“These crosses stretch in some places as far as the eye can see and give a slight idea of the cost of lives of the last great war. … ‘Epemay’ and ‘Rheims’ which is a very large and lively city about the size of Boston, less the suburbs, whose principal gift to the world is the massive, medieval beautiful cathedral of Rheims. It’s architecture both inside and out being too grandiose &magnificent to describe. The city is also the home of two large champagne factories which is more plentiful than water.”
— Army Pvt. Ed Jennings’ letter to his mother
Oct. 23, 1944
Navy veteran Ron Deanne of Henderson in June retraced steps that Army Pvt. Ed Jennings took 70 years ago on battlefields and cities where the 5th Infantry Division fought in France and Germany during World War II.
Jennings had moved to Las Vegas from the East Coast with his wife, Fern, in 1984. He was dying from leukemia and was too sick to live his dream to return to France for the 40th anniversary of the Normandy invasion.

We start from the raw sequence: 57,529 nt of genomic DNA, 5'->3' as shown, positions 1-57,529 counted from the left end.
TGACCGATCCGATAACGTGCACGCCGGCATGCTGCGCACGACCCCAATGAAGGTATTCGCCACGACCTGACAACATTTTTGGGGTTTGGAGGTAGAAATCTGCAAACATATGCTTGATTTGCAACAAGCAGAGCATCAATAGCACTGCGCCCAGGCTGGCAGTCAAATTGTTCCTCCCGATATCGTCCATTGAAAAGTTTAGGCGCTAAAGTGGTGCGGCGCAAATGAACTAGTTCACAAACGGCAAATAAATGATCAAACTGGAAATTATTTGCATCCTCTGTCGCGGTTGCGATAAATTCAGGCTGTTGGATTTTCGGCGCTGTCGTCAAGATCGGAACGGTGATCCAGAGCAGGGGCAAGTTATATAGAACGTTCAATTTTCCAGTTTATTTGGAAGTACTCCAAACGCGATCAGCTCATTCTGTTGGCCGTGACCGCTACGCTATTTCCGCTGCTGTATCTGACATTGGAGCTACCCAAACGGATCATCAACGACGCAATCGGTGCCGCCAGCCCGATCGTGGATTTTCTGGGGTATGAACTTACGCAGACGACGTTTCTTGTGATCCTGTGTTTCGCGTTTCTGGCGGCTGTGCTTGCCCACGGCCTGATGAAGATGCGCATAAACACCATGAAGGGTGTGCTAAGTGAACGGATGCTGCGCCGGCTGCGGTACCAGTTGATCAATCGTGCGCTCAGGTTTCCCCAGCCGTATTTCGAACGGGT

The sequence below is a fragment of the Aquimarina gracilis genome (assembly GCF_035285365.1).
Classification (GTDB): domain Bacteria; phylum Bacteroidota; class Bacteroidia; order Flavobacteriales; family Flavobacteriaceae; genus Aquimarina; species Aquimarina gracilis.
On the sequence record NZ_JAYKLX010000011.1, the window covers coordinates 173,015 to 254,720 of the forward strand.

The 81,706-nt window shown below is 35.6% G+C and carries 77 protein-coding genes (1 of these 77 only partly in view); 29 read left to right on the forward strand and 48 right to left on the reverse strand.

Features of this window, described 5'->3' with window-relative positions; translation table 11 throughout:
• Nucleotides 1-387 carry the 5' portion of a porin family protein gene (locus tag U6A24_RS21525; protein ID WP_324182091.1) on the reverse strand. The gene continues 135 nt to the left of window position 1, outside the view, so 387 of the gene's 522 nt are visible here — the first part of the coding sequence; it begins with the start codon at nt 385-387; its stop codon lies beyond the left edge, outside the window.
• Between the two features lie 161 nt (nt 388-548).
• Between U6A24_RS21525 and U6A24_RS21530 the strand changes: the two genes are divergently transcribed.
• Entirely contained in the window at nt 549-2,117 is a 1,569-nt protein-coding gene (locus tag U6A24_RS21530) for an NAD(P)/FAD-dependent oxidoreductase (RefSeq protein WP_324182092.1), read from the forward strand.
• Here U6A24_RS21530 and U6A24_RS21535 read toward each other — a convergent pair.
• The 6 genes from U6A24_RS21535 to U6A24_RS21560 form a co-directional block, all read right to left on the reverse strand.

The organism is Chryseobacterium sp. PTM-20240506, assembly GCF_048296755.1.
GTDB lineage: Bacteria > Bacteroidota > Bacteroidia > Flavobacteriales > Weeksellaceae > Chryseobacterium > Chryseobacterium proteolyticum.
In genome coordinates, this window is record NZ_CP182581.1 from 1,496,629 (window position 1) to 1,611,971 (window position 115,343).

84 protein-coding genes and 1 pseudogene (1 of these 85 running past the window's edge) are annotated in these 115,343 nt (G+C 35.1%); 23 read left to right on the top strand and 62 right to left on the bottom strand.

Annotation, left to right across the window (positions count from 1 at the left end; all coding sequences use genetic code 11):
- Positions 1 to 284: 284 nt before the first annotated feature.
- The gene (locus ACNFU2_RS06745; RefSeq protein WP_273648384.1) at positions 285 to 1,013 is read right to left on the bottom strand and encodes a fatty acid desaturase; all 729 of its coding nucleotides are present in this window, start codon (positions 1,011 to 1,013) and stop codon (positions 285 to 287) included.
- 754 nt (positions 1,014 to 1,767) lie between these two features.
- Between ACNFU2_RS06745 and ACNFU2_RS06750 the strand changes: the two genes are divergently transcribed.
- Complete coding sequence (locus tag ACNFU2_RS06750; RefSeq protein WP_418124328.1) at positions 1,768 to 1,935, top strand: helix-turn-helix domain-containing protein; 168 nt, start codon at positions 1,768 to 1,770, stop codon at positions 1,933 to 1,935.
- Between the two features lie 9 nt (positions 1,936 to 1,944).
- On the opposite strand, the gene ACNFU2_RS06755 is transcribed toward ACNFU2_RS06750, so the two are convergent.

Ten years later, Fern Jennings wrote a book about the letters her husband sent to his family. After reading a Review-Journal story about the book, “Your Loving Son, ‘Ed,’ ” Deanne devoted his recent trip to Jennings’ memory and marked the 70th anniversary of the invasion and the battles that followed.
“After seeing it today, it’s hard to imagine this historic city, Reims, was so heavily bombed. Pvt. Edward Jennings and his fellow soldiers passed through the place he called ‘Rheims’ in the fall of 1944 after he had slept in a trench in the Argonne Forest near a cemetery for World War I soldiers,” Deanne wrote.
“That’s not all this place is famous for. Remember later, that it was here (in a brick schoolhouse) on the 7th of May 1945, at 2:41 a.m., that General Alfred Jodl, commander-in-chief of the Wehrmacht, signed the full surrender of Nazi Germany to General Dwight D. Eisenhower.”